“I have mixed emotions about it. On one hand, I don’t really like the thought of my parents paying for someone else’s transportation- since that technically is what occurs in such an occasion. However, I do understand the struggles of transportation and that there are multiple factors that go into it- some parents have work and other students depend on public transportation in the mornings, and after a long day it can be really tiring to get back home.” – Anonymous

It is true that there is only one public bus station in front of the school, and after long hours of practice (whether it be for theater, music, or athletics), students will be annoyed to not be able to ride a form of transportation right away, not to mention, the closest subway station, which would be Sunae, is a very long walk away from the school.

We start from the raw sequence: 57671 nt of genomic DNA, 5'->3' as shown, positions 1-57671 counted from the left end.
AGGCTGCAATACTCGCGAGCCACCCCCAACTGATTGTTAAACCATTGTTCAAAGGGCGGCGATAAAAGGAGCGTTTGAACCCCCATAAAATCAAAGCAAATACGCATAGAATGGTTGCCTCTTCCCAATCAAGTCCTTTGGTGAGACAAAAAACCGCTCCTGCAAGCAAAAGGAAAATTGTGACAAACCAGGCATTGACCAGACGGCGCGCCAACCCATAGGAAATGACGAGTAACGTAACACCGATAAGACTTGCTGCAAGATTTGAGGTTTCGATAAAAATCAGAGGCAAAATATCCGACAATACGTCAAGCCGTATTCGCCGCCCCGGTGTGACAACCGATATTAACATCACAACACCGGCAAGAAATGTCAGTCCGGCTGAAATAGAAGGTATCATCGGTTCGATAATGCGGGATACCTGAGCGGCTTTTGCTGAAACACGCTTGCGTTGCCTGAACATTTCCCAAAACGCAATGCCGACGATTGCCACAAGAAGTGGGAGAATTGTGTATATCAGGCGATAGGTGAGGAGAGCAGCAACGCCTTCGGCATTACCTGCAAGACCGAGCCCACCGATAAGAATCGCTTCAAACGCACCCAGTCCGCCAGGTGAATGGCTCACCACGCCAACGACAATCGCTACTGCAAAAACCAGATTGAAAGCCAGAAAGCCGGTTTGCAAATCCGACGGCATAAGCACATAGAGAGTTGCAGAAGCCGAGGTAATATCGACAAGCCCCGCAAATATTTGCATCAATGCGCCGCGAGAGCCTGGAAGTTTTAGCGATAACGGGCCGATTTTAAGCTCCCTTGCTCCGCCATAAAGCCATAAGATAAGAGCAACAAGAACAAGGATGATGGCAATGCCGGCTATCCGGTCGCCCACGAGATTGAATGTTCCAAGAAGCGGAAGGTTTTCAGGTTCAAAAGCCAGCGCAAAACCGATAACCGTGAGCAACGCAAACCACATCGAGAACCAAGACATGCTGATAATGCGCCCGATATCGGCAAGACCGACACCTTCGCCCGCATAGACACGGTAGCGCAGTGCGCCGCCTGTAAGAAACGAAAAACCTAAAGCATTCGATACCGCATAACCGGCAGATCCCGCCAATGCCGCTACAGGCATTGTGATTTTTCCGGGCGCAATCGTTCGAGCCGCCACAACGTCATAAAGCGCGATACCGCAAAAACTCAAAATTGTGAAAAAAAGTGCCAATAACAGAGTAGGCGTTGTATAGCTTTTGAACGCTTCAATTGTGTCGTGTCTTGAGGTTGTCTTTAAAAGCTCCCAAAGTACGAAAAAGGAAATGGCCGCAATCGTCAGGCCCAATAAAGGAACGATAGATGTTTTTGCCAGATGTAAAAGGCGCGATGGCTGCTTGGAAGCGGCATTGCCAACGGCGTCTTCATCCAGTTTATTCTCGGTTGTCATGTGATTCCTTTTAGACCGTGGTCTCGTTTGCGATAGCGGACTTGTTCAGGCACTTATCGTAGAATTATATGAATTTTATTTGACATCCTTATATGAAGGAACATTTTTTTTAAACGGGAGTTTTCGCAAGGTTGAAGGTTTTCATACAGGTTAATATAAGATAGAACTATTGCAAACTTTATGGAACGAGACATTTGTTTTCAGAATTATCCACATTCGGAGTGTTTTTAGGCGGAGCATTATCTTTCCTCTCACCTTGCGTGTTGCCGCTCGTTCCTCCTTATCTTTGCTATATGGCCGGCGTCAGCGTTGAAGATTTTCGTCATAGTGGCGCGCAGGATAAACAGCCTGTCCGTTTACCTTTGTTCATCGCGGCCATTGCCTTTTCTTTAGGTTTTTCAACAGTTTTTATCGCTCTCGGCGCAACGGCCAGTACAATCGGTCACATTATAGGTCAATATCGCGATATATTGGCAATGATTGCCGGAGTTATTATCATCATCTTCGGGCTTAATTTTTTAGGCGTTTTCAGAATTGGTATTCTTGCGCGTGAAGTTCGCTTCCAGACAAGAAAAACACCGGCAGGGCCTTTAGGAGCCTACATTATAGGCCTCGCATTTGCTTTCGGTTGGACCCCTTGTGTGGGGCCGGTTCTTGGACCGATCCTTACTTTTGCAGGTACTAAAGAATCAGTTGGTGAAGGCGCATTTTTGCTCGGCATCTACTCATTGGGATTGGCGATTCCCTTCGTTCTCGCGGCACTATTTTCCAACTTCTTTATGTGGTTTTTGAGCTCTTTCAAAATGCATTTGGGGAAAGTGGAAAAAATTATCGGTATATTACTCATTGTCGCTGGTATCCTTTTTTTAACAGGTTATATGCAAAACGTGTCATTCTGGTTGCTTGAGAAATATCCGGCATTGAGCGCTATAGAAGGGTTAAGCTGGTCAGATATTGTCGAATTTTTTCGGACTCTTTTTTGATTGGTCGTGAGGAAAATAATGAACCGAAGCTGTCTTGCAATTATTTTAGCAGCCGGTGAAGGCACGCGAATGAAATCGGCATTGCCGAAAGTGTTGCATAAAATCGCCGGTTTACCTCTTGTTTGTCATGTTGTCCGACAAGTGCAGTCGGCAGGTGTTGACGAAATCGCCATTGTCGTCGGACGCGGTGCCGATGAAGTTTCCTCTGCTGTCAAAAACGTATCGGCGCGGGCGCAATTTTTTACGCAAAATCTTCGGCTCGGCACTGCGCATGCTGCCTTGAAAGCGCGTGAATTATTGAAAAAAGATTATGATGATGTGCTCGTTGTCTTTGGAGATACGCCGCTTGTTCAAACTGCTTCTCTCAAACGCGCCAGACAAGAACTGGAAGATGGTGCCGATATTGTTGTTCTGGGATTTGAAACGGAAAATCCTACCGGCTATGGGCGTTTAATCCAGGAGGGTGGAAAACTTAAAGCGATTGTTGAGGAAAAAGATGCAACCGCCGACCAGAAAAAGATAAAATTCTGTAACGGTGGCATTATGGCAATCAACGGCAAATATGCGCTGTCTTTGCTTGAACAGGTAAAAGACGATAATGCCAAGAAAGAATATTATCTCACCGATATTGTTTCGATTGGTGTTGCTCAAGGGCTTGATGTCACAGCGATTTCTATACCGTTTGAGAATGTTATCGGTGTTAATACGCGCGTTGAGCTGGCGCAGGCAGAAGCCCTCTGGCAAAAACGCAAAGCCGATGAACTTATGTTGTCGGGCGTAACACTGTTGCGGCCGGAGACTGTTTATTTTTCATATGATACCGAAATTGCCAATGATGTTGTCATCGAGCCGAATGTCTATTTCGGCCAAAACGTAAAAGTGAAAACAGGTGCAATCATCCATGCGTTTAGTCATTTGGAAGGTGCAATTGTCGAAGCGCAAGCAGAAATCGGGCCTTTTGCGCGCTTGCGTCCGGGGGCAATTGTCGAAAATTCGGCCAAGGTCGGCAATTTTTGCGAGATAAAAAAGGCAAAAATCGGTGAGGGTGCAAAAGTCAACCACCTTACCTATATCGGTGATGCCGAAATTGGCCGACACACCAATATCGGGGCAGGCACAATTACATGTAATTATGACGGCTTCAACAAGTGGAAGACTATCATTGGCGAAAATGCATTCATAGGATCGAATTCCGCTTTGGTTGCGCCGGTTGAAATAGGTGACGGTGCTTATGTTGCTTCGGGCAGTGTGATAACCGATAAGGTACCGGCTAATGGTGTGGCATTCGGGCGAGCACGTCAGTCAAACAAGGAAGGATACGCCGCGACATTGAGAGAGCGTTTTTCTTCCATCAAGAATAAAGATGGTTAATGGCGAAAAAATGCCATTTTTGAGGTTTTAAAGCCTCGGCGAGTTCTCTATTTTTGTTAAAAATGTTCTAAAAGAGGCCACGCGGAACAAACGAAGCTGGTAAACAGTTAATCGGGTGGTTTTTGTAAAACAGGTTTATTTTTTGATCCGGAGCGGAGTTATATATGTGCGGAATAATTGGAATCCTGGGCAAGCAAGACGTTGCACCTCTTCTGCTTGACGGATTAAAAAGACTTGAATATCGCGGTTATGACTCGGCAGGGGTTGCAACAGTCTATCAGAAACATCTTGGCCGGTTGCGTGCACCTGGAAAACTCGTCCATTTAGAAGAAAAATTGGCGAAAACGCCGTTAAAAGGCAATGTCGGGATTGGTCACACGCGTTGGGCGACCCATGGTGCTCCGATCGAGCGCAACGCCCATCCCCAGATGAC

We tried the ID card tagging system, and clearly, it’s not working out. It’s inevitable that someone will find a loophole within a set of rules; it always happens. Perhaps what we need is something different, because this “innovation” only took us so far. For example, a one-way bus ride option which is currently not available according to the KIS homepage. Or, bus drivers enforcing the ID card tagging policy at a higher degree. Either way, the situation we all are currently in is not favorable towards certain students who pay the bus fee. However, that is not to say that we do not have any sympathetic feelings towards those who ride the after school bus without paying, because they probably have their personal reasons for it. What could be done to solve this problem? We have yet to find out.

– Leona Maruyama (‘17)

Featured Image: Clare Kwon (’18)